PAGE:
"[...] There are things I know I learned from studying philosophy. The most dramatic I learned immediately, in the first semester of freshman year, in a class taught by Sydney Shoemaker. I learned that I don't exist. I am (and you are) a collection of cells that lurches around driven by various forces, and calls itself I. But there's no central, indivisible thing that your identity goes with. You could conceivably lose half your brain and live. Which means your brain could conceivably be split into two halves and each transplanted into different bodies. Imagine waking up after such an operation. You have to imagine being two people.
The real lesson here is that the concepts we use in everyday life are fuzzy, and break down if pushed too hard. Even a concept as dear to us as I. It took me a while to grasp this, but when I did it was fairly sudden, like someone in the nineteenth century grasping evolution and realizing the story of creation they'd been told as a child was all wrong.  Outside of math there's a limit to how far you can push words; in fact, it would not be a bad definition of math to call it the study of terms that have precise meanings. Everyday words are inherently imprecise. They work well enough in everyday life that you don't notice. Words seem to work, just as Newtonian physics seems to. But you can always make them break if you push them far enough.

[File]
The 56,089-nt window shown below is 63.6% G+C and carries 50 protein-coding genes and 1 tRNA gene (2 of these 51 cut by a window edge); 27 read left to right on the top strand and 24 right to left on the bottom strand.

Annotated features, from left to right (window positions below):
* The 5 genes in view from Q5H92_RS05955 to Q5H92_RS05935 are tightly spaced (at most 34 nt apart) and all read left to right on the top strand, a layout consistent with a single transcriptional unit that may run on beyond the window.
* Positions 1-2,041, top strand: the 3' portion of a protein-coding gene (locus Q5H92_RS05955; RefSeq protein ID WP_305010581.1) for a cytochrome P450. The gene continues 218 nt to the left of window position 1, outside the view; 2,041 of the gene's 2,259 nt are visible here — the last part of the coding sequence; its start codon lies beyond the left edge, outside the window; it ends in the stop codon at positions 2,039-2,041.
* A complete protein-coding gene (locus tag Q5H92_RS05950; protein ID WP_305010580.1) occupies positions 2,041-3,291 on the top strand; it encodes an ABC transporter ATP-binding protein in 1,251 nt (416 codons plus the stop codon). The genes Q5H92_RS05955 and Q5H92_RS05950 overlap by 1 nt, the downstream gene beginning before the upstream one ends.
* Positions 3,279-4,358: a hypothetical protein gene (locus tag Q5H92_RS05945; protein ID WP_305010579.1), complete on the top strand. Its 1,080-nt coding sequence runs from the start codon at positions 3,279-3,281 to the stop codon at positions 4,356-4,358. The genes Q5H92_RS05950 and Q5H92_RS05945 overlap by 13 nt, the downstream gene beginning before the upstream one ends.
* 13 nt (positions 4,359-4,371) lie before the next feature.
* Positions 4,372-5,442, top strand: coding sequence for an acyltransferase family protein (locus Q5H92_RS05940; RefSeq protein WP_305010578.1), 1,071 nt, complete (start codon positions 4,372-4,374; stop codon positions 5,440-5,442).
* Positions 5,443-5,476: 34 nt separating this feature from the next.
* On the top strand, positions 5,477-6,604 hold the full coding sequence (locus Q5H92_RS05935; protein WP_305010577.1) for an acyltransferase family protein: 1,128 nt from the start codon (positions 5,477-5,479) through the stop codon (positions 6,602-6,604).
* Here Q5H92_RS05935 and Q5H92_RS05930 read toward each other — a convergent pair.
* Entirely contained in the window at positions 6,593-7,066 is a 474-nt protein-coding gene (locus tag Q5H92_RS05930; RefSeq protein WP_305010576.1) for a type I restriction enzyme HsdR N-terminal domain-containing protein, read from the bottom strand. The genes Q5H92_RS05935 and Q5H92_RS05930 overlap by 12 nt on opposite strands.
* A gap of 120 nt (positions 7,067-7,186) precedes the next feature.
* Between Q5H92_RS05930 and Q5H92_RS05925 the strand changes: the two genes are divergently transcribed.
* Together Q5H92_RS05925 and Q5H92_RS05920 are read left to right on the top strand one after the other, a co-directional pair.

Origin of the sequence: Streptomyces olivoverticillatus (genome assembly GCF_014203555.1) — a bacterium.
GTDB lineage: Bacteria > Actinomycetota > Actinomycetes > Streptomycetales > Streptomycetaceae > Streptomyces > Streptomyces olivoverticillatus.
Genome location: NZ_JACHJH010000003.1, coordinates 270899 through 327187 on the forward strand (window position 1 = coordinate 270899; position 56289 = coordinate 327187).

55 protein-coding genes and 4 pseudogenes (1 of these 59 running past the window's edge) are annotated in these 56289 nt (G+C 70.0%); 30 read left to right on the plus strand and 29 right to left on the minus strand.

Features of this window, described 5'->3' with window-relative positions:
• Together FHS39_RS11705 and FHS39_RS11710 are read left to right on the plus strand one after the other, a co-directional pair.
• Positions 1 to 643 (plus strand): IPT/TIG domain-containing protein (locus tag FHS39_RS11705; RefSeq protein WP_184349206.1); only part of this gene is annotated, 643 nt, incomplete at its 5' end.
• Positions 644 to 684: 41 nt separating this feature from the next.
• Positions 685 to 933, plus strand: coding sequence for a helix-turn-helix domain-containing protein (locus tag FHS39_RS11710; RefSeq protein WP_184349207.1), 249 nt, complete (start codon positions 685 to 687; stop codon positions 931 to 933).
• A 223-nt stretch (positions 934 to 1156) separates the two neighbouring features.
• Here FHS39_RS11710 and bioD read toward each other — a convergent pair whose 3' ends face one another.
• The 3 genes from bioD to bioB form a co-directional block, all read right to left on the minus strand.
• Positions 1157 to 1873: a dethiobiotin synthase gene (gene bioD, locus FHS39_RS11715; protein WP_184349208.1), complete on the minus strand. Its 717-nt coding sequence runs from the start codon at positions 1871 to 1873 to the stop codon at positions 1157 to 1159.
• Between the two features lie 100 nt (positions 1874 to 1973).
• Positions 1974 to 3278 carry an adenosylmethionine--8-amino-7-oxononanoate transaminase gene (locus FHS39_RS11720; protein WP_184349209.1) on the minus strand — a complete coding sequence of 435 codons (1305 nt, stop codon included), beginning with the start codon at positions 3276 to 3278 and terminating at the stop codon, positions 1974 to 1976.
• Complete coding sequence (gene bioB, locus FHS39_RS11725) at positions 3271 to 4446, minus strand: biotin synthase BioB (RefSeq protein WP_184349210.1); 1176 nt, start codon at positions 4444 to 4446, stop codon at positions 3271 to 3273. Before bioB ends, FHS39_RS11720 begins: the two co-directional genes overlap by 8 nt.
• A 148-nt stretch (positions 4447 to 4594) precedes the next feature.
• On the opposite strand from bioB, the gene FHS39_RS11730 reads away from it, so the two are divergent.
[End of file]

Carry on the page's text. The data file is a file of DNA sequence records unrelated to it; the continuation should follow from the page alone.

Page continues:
I would say that this has been, unfortunately for philosophy, the central fact of philosophy. Most philosophical debates are not merely afflicted by but driven by confusions over words. Do we have free will? Depends what you mean by "free." Do abstract ideas exist? Depends what you mean by "exist." Paul Graham